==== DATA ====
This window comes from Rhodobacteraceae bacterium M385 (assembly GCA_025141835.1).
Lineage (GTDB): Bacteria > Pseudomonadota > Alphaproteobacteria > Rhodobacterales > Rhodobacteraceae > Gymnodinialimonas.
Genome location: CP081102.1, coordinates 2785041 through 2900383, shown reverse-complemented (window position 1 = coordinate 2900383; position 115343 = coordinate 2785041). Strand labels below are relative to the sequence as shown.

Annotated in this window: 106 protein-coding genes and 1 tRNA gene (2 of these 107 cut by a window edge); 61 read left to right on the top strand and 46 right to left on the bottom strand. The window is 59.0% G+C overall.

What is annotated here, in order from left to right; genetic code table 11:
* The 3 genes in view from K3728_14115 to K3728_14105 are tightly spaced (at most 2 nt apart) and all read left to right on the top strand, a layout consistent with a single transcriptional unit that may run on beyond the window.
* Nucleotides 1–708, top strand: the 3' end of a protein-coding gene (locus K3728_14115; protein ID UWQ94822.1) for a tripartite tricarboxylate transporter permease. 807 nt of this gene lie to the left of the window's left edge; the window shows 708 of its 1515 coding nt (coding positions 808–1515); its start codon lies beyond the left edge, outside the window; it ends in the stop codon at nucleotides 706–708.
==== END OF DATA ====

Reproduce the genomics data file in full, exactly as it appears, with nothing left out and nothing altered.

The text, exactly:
This window comes from Rhodobacteraceae bacterium M385 (assembly GCA_025141835.1).
Lineage (GTDB): Bacteria > Pseudomonadota > Alphaproteobacteria > Rhodobacterales > Rhodobacteraceae > Gymnodinialimonas.
Genome location: CP081102.1, coordinates 2785041 through 2900383, shown reverse-complemented (window position 1 = coordinate 2900383; position 115343 = coordinate 2785041). Strand labels below are relative to the sequence as shown.

Annotated in this window: 106 protein-coding genes and 1 tRNA gene (2 of these 107 cut by a window edge); 61 read left to right on the top strand and 46 right to left on the bottom strand. The window is 59.0% G+C overall.

What is annotated here, in order from left to right; genetic code table 11:
* The 3 genes in view from K3728_14115 to K3728_14105 are tightly spaced (at most 2 nt apart) and all read left to right on the top strand, a layout consistent with a single transcriptional unit that may run on beyond the window.
* Nucleotides 1–708, top strand: the 3' end of a protein-coding gene (locus K3728_14115; protein ID UWQ94822.1) for a tripartite tricarboxylate transporter permease. 807 nt of this gene lie to the left of the window's left edge; the window shows 708 of its 1515 coding nt (coding positions 808–1515); its start codon lies beyond the left edge, outside the window; it ends in the stop codon at nucleotides 706–708.